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How to know the dates of the errors shown in the command dmesg ?

Posted on 2012-09-10
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Hi experts:

How to know the dates of the errors shown in the command dmesg ?

Red Hat 5 - Linux x86_64
errors.JPG
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Question by:LindaC
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Expert Comment

by:g3nu1n3
ID: 38382785
I am not sure which timestamp you are trying to convert but I can give you something whereby you can expand on if necessary. At the beginning of the dmesg output you will see a timestamp; similar to this:
[root@srv ~]# dmesg | head -3
Initializing cgroup subsys cpuset
Initializing cgroup subsys cpu
Linux version 2.6.32-279.5.2.el6.x86_64 (mockbuild@c6b10.bsys.dev.centos.org) (gcc version 4.4.6 20120305 (Red Hat 4.4.6-4) (GCC) ) #1 SMP Fri Aug 24 01:07:11 UTC 2012
[root@srv ~]#

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Being that it is UTC, you can use an online UTC converter to determine your offset and then any further timestamps within can be determined in light of the offset.

Here are two online tools, the first being for your direct question and the other in helping with converting epoch time which is often seen in Linux timestamps.

http://www.timeanddate.com/worldclock/converter.html
epochconverter.com
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by:LindaC
ID: 38382797
This is what I got, but still no timestamp.
I'am located in Ast-4 Atlantic Standard Time

b2bprddb1.prt.local:/home/oracle> dmesg | head -3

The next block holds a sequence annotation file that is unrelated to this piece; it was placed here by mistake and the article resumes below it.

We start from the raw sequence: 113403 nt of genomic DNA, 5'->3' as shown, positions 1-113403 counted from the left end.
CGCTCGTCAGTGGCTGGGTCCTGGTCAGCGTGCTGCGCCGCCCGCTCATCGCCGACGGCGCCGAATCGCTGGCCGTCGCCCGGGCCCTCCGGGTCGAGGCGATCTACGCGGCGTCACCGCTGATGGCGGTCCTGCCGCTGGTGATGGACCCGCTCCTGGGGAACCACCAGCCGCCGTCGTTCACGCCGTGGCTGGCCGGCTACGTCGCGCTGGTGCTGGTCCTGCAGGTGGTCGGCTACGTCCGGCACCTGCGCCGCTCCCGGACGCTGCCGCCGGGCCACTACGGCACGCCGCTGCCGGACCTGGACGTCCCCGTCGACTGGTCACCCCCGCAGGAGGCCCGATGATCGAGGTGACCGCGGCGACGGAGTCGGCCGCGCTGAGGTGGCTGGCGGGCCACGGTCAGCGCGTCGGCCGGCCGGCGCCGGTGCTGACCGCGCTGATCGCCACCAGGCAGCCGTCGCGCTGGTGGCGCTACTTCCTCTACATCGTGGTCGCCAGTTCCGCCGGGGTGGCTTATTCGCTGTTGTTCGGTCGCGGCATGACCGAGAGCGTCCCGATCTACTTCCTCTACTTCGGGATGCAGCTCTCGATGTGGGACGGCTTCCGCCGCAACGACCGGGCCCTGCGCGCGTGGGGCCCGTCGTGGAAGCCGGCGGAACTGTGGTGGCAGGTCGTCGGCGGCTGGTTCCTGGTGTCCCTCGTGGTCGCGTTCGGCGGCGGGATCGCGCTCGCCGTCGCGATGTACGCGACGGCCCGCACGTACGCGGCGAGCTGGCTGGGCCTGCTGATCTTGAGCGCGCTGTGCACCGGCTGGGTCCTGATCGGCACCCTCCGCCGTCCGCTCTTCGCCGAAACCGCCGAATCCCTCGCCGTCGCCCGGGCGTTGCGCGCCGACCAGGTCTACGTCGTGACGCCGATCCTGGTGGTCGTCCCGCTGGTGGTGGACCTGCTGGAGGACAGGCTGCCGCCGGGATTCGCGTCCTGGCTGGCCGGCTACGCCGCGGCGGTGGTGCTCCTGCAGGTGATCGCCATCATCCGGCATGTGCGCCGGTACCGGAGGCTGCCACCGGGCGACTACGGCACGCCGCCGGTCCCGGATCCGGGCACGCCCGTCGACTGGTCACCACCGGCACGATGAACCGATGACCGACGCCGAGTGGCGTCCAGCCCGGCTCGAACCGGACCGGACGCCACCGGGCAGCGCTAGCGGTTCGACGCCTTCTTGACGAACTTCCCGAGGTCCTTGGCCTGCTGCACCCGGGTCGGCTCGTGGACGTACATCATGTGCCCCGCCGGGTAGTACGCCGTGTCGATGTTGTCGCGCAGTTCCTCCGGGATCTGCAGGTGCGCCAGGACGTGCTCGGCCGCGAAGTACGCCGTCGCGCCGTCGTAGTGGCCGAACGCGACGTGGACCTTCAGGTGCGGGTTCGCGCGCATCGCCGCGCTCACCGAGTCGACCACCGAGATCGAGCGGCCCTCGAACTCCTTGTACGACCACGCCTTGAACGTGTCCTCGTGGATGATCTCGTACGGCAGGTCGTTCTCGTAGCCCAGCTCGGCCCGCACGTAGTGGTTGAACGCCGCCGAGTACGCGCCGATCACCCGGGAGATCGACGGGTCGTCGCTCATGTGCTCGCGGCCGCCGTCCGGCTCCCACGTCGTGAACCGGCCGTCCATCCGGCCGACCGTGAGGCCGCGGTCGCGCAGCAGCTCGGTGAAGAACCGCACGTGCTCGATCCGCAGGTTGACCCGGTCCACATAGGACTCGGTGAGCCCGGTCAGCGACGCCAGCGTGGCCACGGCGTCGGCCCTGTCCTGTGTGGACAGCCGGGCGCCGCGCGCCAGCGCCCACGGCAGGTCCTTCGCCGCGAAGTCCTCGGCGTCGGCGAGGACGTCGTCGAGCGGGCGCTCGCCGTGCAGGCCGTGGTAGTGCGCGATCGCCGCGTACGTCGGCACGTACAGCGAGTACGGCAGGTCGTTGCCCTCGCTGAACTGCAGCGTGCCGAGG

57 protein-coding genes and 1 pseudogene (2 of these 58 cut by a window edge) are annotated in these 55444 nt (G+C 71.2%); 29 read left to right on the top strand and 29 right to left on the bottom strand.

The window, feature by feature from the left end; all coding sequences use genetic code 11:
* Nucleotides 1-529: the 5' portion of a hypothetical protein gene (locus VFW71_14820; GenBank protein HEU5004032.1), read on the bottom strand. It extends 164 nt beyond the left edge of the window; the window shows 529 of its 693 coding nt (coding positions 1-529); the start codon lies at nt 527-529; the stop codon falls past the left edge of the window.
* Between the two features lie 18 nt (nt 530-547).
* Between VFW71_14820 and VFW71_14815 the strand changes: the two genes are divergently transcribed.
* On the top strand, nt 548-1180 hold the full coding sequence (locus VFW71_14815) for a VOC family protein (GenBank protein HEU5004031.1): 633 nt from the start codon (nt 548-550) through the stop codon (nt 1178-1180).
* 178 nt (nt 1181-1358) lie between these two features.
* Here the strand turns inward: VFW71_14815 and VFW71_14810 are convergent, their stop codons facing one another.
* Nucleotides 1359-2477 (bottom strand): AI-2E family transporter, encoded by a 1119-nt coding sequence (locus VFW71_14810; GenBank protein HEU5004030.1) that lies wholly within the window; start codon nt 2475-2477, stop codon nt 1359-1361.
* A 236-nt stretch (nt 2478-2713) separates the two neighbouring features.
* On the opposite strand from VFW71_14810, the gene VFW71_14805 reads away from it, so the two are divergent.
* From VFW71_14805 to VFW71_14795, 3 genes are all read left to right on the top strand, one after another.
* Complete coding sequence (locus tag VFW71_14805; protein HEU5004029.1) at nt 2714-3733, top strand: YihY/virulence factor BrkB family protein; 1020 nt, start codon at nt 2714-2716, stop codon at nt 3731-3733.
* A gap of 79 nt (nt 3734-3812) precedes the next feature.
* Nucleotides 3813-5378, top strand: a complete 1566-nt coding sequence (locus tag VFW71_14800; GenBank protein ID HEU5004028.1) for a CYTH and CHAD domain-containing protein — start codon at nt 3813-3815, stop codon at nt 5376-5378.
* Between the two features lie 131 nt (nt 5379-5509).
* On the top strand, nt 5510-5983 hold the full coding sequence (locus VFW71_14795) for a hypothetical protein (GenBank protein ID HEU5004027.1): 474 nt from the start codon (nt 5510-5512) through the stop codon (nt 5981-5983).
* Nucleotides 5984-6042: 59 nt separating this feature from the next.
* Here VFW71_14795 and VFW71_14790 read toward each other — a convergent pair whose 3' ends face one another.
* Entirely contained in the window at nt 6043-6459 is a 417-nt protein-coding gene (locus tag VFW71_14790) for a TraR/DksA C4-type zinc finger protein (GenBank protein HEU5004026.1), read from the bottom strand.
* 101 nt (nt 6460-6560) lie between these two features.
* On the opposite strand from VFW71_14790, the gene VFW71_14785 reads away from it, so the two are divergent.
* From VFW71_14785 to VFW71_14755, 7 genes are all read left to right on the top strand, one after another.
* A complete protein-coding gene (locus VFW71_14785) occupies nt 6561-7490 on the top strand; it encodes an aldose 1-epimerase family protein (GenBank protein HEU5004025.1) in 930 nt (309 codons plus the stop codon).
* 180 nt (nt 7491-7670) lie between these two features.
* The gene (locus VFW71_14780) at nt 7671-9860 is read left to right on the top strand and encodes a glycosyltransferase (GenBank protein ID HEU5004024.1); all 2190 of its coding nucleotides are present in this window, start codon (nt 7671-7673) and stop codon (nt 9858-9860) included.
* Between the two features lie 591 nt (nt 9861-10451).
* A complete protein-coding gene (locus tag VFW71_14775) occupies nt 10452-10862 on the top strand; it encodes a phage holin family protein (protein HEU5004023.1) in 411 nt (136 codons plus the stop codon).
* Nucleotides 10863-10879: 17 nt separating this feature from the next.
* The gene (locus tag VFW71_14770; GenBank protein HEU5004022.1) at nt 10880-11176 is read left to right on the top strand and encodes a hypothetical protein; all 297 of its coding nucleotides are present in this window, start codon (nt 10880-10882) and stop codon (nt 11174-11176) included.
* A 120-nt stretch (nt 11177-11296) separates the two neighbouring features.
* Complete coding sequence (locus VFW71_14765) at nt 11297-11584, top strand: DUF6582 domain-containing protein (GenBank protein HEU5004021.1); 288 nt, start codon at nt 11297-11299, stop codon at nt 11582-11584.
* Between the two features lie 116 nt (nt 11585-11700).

:1: SCSI error: return code = 0x00010000
end_request: I/O error, dev sdi, sector 0
Buffer I/O error on device sdi, logical block 0
b2bprddb1.prt.local:/home/oracle>
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Expert Comment

by:g3nu1n3
ID: 38382843
Is there a specific timestamp within dmesg that you are trying to figure out?
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Author Comment

by:LindaC
ID: 38382857
I can't see none! see the output, where is the time - date?


b2bprddb1.prt.local:/home/oracle> dmesg | head -3
:1: SCSI error: return code = 0x00010000
end_request: I/O error, dev sdi, sector 0
Buffer I/O error on device sdi, logical block 0
b2bprddb1.prt.local:/home/oracle>
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g3nu1n3 earned 2000 total points
ID: 38382865
This is probably what you are looking for: "dmesg reads the Kernel log ring buffer. It doesn't do timestamps. What you should do is configure syslog to grab the kernel logs from that buffer and send them to a file (if it isn't already set to do so). Note, default CentOS 5.x syslog config sends kernel logs to /var/log/messages, as I recall."

"If you'd like to send all kernel (dmesg) logs to /var/log/kern.log, using the default syslog daemon, you'd add a line like the following to /etc/syslog.conf"

kern.*            /var/log/kern.log

CentOS and RHEL are essentially the same. If you don't see /etc/syslog.conf try /etc/rsyslog.conf
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Author Closing Comment

by:LindaC
ID: 38382877
Thank you.
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